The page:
Rookie sensation Barzal is already one of the league's best forwards
EAST MEADOW, N.Y. – For a while this season, the race for the Calder Trophy was somewhere beyond a toss-up, even bordering on a free-for-all.
Before even considering top rookie defensemen like Charlie McAvoy and Mikhail Sergachev, the scoring leaderboard among NHL newcomers shifted on just about a daily basis. In October, Clayton Keller’s 15 points led four rookies in double figures. The next month, Mathew Barzal posted 17 points, leading six scorers with 10 points or more. In December, there were seven rookies with double-digit points, led by Danton Heinen (14).
In January, though, Barzal set himself apart - not only with his second five-point game of the season, but by collecting another 10 points, nearly doubling the total of any other rookie in the month. New York Islanders teammate Ryan Pulock and Tampa Bay Lightning winger Yanni Gourde had eight points apiece, barely preventing Barzal from lapping the field.
"He's a terrific player," said Nashville Predators center Ryan Johansen after facing Barzal on Monday night. "He's fun to play against. He's not like any other - there's probably only a couple of other players in the league that have his skating ability and are that dynamic. For me, it was a big challenge playing against him. You want to get down in the defensive zone, and play in the offensive zone, for us, as much as you can, and try to exploit some of his young mistakes. But as a guy with the puck, he's really dangerous. He's going to be a great player in this league once he really sharpens up his two-way game. They've got a special one here."
Drafted by the Islanders with the 2015 first-round pick they got from the Edmonton Oilers in the Griffin Reinhart trade, Barzal has thus far avoided the kind of struggles that are so common for players in their first NHL season.
"I think he's in excellent shape," Islanders coach Doug Weight said. "I think we have a lot of things here that allow you to take care of yourself and eat right, and I think he focuses on that stuff. I don't think he's out carousing or eating the wrong foods too often. He definitely takes advantage of his time off to get some rest. I think that helps, and I think it's also a level of confidence, a level of play. He's a demanding kid on himself, and I think he's found a way to keep that groove."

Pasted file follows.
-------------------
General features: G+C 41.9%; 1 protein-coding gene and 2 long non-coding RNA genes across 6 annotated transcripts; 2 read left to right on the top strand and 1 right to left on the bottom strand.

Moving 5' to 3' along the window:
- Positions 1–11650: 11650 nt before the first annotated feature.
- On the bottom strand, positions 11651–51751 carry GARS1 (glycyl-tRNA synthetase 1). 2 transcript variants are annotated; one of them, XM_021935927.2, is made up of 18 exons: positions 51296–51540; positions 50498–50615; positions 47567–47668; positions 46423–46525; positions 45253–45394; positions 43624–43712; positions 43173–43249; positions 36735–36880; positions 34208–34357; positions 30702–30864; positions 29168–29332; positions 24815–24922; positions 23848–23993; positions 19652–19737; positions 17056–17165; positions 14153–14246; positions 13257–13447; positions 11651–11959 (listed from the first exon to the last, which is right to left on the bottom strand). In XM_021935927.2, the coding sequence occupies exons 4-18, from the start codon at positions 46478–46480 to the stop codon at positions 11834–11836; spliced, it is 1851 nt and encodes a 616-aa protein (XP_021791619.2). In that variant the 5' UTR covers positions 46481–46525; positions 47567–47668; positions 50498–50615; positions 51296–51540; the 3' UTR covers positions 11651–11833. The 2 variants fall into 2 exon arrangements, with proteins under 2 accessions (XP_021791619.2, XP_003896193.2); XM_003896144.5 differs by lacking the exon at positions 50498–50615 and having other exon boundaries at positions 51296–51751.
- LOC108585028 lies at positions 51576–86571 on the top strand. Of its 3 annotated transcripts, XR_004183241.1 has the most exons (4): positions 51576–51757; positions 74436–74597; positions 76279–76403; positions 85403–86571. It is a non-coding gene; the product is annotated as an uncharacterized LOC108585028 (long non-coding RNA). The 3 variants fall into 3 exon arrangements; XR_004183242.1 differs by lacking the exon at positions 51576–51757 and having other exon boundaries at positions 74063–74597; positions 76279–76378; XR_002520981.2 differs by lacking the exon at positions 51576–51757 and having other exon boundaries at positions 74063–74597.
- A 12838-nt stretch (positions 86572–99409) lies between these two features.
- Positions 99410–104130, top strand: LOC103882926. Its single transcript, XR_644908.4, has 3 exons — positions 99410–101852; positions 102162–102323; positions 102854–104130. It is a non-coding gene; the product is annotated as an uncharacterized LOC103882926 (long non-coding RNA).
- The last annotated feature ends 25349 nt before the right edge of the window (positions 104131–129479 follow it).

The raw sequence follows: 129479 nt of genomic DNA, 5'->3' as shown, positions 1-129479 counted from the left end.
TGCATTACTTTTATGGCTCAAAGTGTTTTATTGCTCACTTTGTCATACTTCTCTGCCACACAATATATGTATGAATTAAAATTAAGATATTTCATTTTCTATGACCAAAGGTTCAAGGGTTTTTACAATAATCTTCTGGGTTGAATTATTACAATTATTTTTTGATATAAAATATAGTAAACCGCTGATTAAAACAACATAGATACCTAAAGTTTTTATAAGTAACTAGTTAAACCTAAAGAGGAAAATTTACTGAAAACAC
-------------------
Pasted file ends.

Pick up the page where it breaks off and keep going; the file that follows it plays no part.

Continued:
The woes that often befall rookies have a lot to do with playing more hockey than they have ever played in their lives, at a higher level than they've ever previously seen. The dips can be physical, mental, or a combination of the two.
There is another element, though, that is out of a rookie's control, and that is what happens as opponents try to figure out how to stop someone from making his presence felt. There is a moment when a rookie is no longer seen as just some kid, but a force to be reckoned with, and as the league adjusts, it presents a new challenge.
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"We've seen more and more teams lately start to take runs at him, especially on zone entries, double teaming him a bit," Islanders winger Andrew Ladd said of Barzal. The veteran has spent most of the season on the 20-year-old center's line, along with Jordan Eberle.
"But if that's the case, his next progression is, when he has two guys on him, finding the open guy. That just helps his linemates out more, which he's figured out, too. The dynamics of his game, how well he skates, how well he sees the ice, and his passing ability, it's tough to contain someone like that. If you do contain him, it takes more than one guy to do it, and he's gonna open someone else up."
Finding that open man can be difficult in traffic, an issue that familiarity between linemates can alleviate. Practice helps, and when he watches video, Barzal keeps a close eye on his wingers so he can better understand what they like to do.
That work has only become more important as Barzal faces greater scrutiny from opponents thanks to his success over the first half of his rookie campaign.
"The last 20-30 games, guys are a little more in my face, and that kind of stuff, but I love it," Barzal said. "I'm a competitor and I'm playing out there. So, I've noticed it, but it's all right. It's actually great, because in the (WHL), I used to get doubled or shadowed ... so it's helped me make the transition to playing in tighter games, playing with guys draped on me. I'm always playing with two great players in this league - doesn't matter what line I'm on, everyone is good - so, I'm just trying to find open guys."
He has done that plenty. Barzal is 12th in the league in assists, and is on his way from being one of the NHL's top rookies to one of the game's top players.